On November 22, 2008, nearly 100 Highlander supporters gathered in downtown Knoxville for a house party featuring special guest Robert Ben Garant, great-nephew of Highlander’s founder Myles Horton and the co-creator, writer and star of Comedy Central’s hit show, Reno 911!.
Click above to watch Ben’s talk at the party
At the party, Ben talked about his memories of his great-uncle Myles, and connected these memories with Highlander’s ongoing work for social and economic justice. He noted, for example, that Myles loved gardening and that when he traveled he went to great lengths to bring back seeds for his garden, even seeds that technically should not have been brought into the country.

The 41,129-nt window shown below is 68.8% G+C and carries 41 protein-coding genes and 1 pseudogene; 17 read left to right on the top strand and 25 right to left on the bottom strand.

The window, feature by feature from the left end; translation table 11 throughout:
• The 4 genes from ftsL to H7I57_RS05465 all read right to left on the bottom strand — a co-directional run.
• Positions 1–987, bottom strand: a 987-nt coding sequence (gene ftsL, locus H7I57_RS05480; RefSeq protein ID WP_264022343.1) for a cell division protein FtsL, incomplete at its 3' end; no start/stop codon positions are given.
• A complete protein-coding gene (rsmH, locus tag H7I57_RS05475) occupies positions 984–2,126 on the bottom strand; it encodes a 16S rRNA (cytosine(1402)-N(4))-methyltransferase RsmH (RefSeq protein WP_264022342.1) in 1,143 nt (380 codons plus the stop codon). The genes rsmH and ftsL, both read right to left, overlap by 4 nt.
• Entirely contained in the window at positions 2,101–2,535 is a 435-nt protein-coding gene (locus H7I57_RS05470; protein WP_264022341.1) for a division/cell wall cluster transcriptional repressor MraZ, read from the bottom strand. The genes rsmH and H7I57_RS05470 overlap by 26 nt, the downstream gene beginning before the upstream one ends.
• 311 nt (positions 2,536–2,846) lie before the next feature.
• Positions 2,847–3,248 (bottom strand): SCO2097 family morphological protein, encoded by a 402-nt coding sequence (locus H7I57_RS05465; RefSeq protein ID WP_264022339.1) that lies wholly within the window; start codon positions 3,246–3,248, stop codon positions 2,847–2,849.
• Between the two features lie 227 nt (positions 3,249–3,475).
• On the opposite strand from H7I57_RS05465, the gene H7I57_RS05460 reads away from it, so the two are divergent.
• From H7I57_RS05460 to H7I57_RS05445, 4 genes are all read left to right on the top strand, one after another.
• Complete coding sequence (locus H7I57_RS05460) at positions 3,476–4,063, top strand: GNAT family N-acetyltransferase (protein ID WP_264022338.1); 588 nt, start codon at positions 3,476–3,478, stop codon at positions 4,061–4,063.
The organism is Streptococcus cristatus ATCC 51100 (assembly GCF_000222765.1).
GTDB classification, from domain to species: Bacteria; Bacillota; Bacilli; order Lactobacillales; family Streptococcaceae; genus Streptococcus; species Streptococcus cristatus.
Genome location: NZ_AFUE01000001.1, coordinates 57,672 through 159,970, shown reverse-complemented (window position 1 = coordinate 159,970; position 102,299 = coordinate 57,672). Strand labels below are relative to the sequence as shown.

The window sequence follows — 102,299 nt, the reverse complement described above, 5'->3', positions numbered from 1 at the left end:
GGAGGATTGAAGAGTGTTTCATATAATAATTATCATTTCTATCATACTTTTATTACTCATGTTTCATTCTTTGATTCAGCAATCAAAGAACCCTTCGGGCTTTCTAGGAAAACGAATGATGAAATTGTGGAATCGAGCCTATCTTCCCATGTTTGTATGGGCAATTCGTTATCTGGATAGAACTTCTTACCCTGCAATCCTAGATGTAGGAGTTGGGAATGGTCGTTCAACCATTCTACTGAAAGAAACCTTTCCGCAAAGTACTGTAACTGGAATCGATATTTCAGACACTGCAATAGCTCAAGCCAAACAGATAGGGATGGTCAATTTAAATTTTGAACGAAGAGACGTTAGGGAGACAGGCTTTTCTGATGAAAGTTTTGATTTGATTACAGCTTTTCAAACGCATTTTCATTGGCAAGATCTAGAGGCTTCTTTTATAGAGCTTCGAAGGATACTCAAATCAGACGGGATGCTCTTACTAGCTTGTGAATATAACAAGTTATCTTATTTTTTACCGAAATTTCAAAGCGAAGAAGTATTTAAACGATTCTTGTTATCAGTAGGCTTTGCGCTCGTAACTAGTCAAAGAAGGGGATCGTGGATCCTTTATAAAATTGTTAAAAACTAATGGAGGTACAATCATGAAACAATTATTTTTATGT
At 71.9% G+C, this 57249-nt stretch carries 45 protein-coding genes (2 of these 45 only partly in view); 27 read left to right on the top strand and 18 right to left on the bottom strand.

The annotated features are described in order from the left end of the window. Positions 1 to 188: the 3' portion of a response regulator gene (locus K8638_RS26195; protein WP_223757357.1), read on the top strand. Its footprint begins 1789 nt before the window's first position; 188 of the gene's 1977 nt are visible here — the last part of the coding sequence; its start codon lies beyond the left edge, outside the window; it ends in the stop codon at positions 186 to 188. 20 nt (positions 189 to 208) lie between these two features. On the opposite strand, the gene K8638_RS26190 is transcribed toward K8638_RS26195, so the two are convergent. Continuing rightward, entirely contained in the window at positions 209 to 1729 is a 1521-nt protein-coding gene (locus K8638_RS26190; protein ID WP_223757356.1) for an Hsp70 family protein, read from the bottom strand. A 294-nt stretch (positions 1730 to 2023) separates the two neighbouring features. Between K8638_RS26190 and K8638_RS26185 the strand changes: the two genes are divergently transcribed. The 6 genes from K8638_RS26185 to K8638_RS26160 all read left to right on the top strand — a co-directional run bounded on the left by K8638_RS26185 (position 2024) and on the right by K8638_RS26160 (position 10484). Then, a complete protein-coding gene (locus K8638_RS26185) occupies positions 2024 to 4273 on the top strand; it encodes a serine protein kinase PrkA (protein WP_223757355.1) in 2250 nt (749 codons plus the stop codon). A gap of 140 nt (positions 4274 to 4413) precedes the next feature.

Later, remembering that the state of Tennessee had closed Highlander briefly during the early 1960s because of its work for civil rights, Ben cited Myles’s comment, “You can padlock a building but you can’t padlock an idea.” And he pointed out that the idea of Highlander
has gone all over the world . . . to places where they didn’t want this idea, where they really didn’t want people standing up for themselves and learning from each other and learning that they weren’t alone.
Pulling these two strands together, Ben concluded that the key to Myles’ work was “spreading seeds,” and that Highlander is one seed that is still growing and spreading.
[Myles’s] life was sneaking seeds into places where maybe they didn’t want those seeds to go, and letting those seeds grow. . . . And it’s wonderful to know that the seed isn’t a museum, it’s still growing. And . . . now it’s involved in things that in 1932 in Monteagle Tennessee they probably hadn’t even heard of, and that’s a wonderful, wonderful thing.
We deeply appreciate Ben’s support, the support of the host committee, and everyone who attended the party. It was a great night for Highlander in Knoxville!